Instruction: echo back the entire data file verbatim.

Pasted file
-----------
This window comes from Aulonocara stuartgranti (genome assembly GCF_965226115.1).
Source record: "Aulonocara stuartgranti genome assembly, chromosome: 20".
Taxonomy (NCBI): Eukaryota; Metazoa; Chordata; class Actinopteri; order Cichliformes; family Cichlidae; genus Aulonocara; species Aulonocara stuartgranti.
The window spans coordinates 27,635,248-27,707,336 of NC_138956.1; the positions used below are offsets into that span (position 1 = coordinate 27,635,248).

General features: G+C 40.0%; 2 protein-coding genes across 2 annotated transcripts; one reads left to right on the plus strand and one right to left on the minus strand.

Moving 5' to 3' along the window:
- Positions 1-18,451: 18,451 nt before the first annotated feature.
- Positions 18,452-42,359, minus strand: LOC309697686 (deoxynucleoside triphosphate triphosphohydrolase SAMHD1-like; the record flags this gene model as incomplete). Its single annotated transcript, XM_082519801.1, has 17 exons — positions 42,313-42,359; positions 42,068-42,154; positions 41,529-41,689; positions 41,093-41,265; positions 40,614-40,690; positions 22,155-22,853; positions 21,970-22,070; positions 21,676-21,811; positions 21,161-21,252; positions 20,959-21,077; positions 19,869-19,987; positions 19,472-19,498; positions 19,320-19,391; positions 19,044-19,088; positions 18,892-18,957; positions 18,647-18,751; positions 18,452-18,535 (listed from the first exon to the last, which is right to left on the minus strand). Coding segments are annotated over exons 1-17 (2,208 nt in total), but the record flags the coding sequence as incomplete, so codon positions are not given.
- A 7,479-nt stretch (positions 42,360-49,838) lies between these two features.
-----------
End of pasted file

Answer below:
This window comes from Aulonocara stuartgranti (genome assembly GCF_965226115.1).
Source record: "Aulonocara stuartgranti genome assembly, chromosome: 20".
Taxonomy (NCBI): Eukaryota; Metazoa; Chordata; class Actinopteri; order Cichliformes; family Cichlidae; genus Aulonocara; species Aulonocara stuartgranti.
The window spans coordinates 27,635,248-27,707,336 of NC_138956.1; the positions used below are offsets into that span (position 1 = coordinate 27,635,248).

General features: G+C 40.0%; 2 protein-coding genes across 2 annotated transcripts; one reads left to right on the plus strand and one right to left on the minus strand.

Moving 5' to 3' along the window:
- Positions 1-18,451: 18,451 nt before the first annotated feature.
- Positions 18,452-42,359, minus strand: LOC309697686 (deoxynucleoside triphosphate triphosphohydrolase SAMHD1-like; the record flags this gene model as incomplete). Its single annotated transcript, XM_082519801.1, has 17 exons — positions 42,313-42,359; positions 42,068-42,154; positions 41,529-41,689; positions 41,093-41,265; positions 40,614-40,690; positions 22,155-22,853; positions 21,970-22,070; positions 21,676-21,811; positions 21,161-21,252; positions 20,959-21,077; positions 19,869-19,987; positions 19,472-19,498; positions 19,320-19,391; positions 19,044-19,088; positions 18,892-18,957; positions 18,647-18,751; positions 18,452-18,535 (listed from the first exon to the last, which is right to left on the minus strand). Coding segments are annotated over exons 1-17 (2,208 nt in total), but the record flags the coding sequence as incomplete, so codon positions are not given.
- A 7,479-nt stretch (positions 42,360-49,838) lies between these two features.